My father looked like he had just been shot with a poison dart. "You don't like James Joyce?"

"Well," I stammered, "It's not that I don't like him, I just think he's a bit boring." He threw his hands up in disgust. We have this same discussion about Russian literature, which I also find boring. Although I like the fact that they use the person's formal name every chance they can get:

Ivan Ignatovich walked through the birch trees toward town to fetch a wedding vatrushka for Natasha Dumanovskaya.

"Is that you, Ivan Ignatovich?" said Svetlana Mitrofanova, who was gathering nettles for a tincture.

"Yes, it is I, Ivan Ignatovich! How are you this fine day, Svetlana Mitrofanova?"

"Okay, okay" said my dad, who had gotten the point. "Was that supposed to be a Russian accent?"

I crack myself up.

When I saw the Dubliner in West Portal, I of course thought of my dad, an Irish recovering alcoholic who once read Ulysses during a battle with shingles. This bar was perfect.

It's your garden-variety divey pub, with a full bar, a pool table, and patrons spewing blarney. It was warm inside, and not raining, so that was enough for me.

Maybe I've watched too many gangster movies, but I believe you should never sit with your back to the door of a bar, so I picked a spot along the counter that gave me ample duck-and-cover time.

It had to be regulars-o-rama night, because everyone looked like a character out of Dubliners: middle class, cautiously joyful with strangers, and in various states of grizzledness.

There are two things I remember about James Joyce's book of short stories. One is the idea of "epiphany," which is like a little brain orgasm that if we are lucky will happen to us several times throughout our life. For me it usually involves realizing that something that had been causing me grief or trouble is no longer a threat, like recognizing that I no longer needed to care if people liked me or not. All of a sudden one day, I saw that it really didn't matter. I began living my life differently from then on out.

Drinking provides one with a sort of instant epiphany. Everything becomes more interesting and insightful, particularly the sound of your own voice. Some poor sap was learning this the hard way with an elderly inebriate who was going on and on about the apocalypse.

This of course graduated into a discussion among several of us about the Mayan end of days, which by now we all know was just an ancient Mexican ruse to get people to buy timeshares. But at the time, on the eve of Dec. 21, there was some debate as to whether or not it was already the 21st in Australia. In days of yore, before smart phones, such a discussion could go on for hours, with various people sharing knowledge and making educated guesses. If people were drunk enough and convinced that they were right and you were wrong, it could end in a jolly trading of fisticuffs. Alas, those days are gone, because in about 30 seconds some guy looked it up on his phone and declared that, yes, it was Dec. 21 in New Zealand, and they were still with us. We all nodded, and then our eyes went back to the TV.

But back to fine literature. The second thing I remember about Dubliners is that it proceeds chronologically by age; that is, each story has an older and older protagonist. In this way it is like Harry Potter, since both authors were attempting to change their prose as the protagonists advanced through the years.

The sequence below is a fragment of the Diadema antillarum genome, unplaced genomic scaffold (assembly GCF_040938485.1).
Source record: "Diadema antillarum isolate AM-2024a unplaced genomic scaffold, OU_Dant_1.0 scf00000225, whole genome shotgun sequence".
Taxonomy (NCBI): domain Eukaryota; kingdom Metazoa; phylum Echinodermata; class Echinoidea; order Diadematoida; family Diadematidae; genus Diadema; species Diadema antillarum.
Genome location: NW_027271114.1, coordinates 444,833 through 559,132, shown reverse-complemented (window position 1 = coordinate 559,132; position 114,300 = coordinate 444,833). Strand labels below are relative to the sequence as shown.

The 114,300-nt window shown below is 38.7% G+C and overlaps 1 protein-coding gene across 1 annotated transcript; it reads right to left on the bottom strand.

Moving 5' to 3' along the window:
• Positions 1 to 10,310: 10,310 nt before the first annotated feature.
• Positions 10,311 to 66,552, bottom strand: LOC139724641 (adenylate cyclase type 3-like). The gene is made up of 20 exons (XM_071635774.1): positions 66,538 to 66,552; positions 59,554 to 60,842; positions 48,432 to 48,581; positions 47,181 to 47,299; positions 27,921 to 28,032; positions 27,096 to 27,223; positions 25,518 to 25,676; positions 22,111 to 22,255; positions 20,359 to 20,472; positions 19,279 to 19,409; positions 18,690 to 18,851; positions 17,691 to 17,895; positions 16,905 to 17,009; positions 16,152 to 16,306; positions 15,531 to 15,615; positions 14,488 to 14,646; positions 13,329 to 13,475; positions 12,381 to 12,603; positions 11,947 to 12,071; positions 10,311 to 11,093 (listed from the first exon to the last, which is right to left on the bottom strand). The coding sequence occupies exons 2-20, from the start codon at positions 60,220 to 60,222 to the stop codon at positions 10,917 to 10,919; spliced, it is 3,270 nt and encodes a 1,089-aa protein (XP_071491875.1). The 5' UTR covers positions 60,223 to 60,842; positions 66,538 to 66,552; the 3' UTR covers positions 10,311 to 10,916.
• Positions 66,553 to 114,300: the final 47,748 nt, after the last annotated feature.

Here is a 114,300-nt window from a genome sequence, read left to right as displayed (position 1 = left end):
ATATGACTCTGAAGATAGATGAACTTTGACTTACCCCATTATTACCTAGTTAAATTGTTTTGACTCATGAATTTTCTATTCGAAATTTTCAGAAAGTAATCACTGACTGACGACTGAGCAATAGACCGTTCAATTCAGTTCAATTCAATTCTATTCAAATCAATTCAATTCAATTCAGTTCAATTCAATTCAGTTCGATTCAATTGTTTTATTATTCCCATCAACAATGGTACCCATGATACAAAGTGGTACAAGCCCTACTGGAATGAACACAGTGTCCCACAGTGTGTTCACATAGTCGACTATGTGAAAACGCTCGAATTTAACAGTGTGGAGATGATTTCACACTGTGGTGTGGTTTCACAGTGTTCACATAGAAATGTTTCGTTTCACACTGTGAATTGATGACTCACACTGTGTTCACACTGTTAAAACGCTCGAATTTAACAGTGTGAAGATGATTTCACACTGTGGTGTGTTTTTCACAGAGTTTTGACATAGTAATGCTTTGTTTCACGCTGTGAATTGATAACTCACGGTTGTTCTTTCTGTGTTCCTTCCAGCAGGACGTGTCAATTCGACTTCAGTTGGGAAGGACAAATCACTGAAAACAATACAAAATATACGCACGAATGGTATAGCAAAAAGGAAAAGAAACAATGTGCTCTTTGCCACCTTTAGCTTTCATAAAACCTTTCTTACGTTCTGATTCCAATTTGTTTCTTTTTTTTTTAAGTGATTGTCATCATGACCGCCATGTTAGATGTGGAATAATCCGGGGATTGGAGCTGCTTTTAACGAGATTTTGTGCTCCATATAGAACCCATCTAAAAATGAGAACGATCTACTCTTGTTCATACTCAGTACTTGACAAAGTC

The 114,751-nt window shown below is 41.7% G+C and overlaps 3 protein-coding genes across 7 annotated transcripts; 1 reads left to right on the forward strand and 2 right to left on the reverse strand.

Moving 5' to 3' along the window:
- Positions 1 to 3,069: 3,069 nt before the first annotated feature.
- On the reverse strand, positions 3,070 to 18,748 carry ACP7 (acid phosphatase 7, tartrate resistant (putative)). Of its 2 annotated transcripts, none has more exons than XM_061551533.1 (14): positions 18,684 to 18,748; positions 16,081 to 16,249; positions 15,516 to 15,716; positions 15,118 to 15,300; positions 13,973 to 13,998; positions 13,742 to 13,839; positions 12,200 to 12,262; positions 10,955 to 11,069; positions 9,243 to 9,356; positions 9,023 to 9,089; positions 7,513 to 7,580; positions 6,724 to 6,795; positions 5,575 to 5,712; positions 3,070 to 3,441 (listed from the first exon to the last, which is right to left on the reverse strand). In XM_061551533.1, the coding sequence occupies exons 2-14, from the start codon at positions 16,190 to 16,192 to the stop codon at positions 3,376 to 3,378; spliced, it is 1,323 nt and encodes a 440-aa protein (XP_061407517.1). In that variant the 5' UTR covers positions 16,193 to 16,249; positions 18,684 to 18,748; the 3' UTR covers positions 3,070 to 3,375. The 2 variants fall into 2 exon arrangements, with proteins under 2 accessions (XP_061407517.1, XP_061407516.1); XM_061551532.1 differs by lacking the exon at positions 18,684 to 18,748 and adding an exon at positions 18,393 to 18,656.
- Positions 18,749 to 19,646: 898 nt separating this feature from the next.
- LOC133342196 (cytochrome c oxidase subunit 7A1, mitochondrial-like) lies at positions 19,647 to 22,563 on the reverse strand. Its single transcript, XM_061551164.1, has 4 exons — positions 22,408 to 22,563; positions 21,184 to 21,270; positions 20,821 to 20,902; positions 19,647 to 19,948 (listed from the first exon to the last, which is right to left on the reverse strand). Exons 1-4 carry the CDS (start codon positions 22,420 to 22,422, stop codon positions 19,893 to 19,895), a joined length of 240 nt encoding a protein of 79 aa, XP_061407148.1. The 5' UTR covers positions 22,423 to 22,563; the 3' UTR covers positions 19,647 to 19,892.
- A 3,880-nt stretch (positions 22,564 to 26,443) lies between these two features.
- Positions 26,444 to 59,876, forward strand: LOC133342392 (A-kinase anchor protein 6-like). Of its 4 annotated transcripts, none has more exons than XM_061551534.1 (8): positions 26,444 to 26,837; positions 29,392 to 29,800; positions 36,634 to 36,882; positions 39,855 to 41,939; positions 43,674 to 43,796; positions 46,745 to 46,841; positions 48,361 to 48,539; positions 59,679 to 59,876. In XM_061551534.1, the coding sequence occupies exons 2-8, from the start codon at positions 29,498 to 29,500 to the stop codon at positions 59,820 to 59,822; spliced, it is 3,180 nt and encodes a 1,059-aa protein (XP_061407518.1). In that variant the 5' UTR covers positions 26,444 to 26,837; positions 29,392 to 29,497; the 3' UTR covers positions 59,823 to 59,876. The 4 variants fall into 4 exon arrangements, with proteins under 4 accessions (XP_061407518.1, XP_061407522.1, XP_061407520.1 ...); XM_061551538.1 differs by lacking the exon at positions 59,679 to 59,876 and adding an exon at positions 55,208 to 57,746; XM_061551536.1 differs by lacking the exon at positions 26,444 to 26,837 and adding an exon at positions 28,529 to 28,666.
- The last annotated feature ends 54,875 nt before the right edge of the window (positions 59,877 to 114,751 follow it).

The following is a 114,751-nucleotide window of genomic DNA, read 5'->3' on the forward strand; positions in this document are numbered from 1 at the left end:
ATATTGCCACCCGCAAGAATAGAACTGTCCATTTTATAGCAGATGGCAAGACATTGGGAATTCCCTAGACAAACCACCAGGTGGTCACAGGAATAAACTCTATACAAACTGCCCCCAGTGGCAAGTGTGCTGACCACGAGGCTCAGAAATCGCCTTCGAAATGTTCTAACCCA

I can hear my dad now, "I thought you said the book was boring. Sounds like you find it interesting." To which I would say, "I don't mind talking about it, I just don't want to read it. Kind of like the Bible."

There is one thing that my dad and I agree on, and that is that neither of us wants to see Keira Knightley portray Russian literature's favorite heroine, Anna Karenina, in the new movie. She's a wispy twig of a thing, for starters, and Anna was a sturdy broad in the book. When she throws herself in front of that train you can't help but think it left an indentation. If Knightley did that, she would just sort of swoosh up like a feather and alight on the windshield. By the way, tossing yourself in front of a locomotive is the opposite of an epiphany, unless deciding to kill yourself comes to you suddenly and provides you with a clarity of purpose.

"Looks like people are gathering at the Mayan ruins," said the guy with the smartphone, opening up the conversation to the idea that some people are idiots. Okay, so maybe technology has its place. Technically, said another guy, it's not supposed to be the end of time, but just the beginning of a new epoch. An epiphany for the world. This was a nice idea, but sadly only the stuff of books.

It had gone from about 60 degrees to what felt like 25 in the space of an hour, and since I was going to have to stand out in it and wait for the train I needed to time my departure perfectly. When I saw the nose of the M train edging around the bend I headed out.

It was moving so slowly that I pictured a woman passive-aggressively throwing herself in front of it to scare the boyfriend who hadn't been paying enough attention to her. He'd been taking her for granted. She flung herself in front of the train and merely got a few bruises, but looked very pathetic and vulnerable. Mission accomplished.

Epiphany: If I ever find myself contemplating such things, dump the bastard.

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